R.I.C.E. - Ice Therapy
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Injury during sports activities or otherwise is something which everyone has to deal with at some point of time. If you have an injury, the first thing to do is to prevent further harm or damage. Initial treatment for most acute soft tissue injuries such as bruises, strains, springs and tears is to prevent and reduce swelling. When soft tissue is damaged it puffs up or possibly bleeds within. Swelling causes pain and loss of movement, which limits the use of the muscles.

The primary treatment for soft tissue injuries is R.I.C.E. - rest, ice, compression and elevation.

Rest means to discontinue activity; this gives the tissues time to repair.

Compression of a heightened injury is the next most important instant treatment. By quickly covering the injured body part with an expandable bandage or wrap you assist in keeping the swelling to a minimum.

Elevating the injured part to lessen circulation should be the next step. This should usually be done after having applied ice to the injured area to prevent or decrease the swelling. Never apply heat to an acute injury as it augments circulation and swelling.

R.I.C.E. Ice therapy:

Ice therapy, also known as cryotherapy, works on the principle of heat exchange. This occurs when you bring a cooler object in direct contact with an object of warmer temperature, such as ice against skin. The cooler object will absorb the heat of the warmer object, ice decreases muscle spasms, pain, and inflammation to bone and soft tissue. Ice can be used initially at the site of discomfort, pain, or injury.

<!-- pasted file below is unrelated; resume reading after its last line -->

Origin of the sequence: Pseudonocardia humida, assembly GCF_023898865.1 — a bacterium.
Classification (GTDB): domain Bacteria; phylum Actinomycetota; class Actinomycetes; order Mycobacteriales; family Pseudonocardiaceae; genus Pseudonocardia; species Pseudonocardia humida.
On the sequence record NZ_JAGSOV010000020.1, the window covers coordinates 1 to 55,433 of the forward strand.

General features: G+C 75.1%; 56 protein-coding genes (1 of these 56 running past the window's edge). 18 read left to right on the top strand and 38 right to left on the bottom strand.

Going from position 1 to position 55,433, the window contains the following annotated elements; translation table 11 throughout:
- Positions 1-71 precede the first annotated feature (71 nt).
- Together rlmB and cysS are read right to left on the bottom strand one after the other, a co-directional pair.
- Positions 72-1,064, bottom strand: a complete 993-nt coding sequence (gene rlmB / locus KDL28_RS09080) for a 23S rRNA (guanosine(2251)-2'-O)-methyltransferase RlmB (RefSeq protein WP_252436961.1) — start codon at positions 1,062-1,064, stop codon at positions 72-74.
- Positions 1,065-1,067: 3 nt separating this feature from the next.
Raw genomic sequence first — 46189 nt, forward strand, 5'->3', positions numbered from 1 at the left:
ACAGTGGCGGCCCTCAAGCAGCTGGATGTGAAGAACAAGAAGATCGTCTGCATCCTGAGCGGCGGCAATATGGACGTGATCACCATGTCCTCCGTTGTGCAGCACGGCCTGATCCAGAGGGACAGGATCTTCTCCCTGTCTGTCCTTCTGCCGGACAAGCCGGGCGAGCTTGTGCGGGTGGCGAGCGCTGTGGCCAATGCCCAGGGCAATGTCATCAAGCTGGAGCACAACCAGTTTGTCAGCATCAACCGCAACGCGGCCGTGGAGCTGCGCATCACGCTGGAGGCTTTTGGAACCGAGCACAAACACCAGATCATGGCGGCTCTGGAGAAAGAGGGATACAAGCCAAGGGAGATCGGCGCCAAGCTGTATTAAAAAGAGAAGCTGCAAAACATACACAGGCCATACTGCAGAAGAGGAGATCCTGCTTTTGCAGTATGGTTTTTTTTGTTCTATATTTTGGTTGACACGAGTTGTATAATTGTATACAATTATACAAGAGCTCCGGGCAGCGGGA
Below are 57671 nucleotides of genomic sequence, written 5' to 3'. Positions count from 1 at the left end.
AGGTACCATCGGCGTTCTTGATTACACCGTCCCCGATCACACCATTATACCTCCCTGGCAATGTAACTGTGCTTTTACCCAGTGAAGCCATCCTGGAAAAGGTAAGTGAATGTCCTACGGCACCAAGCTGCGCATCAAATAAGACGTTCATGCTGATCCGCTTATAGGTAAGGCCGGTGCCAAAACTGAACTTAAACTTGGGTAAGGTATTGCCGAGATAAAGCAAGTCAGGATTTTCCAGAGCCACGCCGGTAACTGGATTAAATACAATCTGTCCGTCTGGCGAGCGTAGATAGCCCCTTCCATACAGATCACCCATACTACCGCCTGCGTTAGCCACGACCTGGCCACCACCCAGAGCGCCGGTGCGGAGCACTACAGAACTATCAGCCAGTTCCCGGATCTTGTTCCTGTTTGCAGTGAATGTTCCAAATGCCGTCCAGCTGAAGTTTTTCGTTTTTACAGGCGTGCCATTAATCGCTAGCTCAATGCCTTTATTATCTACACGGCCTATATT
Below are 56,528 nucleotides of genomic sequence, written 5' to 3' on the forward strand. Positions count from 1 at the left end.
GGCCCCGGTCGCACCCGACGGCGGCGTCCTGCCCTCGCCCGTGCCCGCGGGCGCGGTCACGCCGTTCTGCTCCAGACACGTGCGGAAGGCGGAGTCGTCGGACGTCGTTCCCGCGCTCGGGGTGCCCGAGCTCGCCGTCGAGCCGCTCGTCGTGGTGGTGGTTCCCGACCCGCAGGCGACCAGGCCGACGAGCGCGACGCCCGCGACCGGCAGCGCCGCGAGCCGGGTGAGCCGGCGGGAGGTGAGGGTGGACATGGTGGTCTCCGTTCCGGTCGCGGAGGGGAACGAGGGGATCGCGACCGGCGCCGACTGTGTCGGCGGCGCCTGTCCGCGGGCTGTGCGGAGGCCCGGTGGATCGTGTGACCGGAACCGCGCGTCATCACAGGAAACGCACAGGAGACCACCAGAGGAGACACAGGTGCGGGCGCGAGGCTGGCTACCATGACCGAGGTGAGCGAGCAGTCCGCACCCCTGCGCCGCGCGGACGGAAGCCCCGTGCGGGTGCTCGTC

Four Stages in Ice Therapy:

The first stage is cold, the second is burning, and the third stage is aching, which can sometimes hurt worse than the pain. The fourth and most important stage is numbness. As soon as this stage is achieved, remove the ice. Time duration depends upon body weight. Twenty to thirty minutes should be the maximum time per area. If it is necessary to reapply ice, let the skin go to normal temperature or go back to the third stage of aching.

Function of R.I.C.E.- Ice Therapy

The tissue damage can cause uncontrolled swelling during an initial injury. This swelling can increase the damage of the initial injury besides delaying the healing time. Ice reduces the amount of swelling; it also decreases tissue damage, blood clot formation, inflammation, muscle spasms, and pain. Simultaneously, ice enhances the flow of nutrients into the area, aids in the removal of metabolites (waste products), increases strength, and promotes healing.

Ice initially constricts local blood vessels and decreases tissue temperature, this constriction decreases blood flow and cell metabolism, which can limit hemorrhage and cell death in an acute traumatic injury. After approximately 20 minutes of ice, blood vessels in the injured area then dilate (open) slowly, increasing the tissue temperature and blood flow, an effect which is termed as reactive vasodilatation. A study reported in the Journal of Orthopedic Sports Physical Therapy, (Jul/Aug, 1994), found that, despite the reactive vasodilatation, there was a significant sustained reduction in local blood volume after ice was applied.

Ice is safe

Ice therapy is very safe when used within the treatment time recommended. Don't use ice if you have the following conditions: rheumatoid arthritis, cold allergic conditions, paralysis or areas of impaired sensation. Do not use ice directly over superficial nerve areas.

Ice should be used often and for brief 10-minute intervals, rather than for more prolonged periods of time. It is a good recommendation. After all, overly long applications of ice can result in frostbite injury to the skin, nerve damage, and increased swelling and inflammation.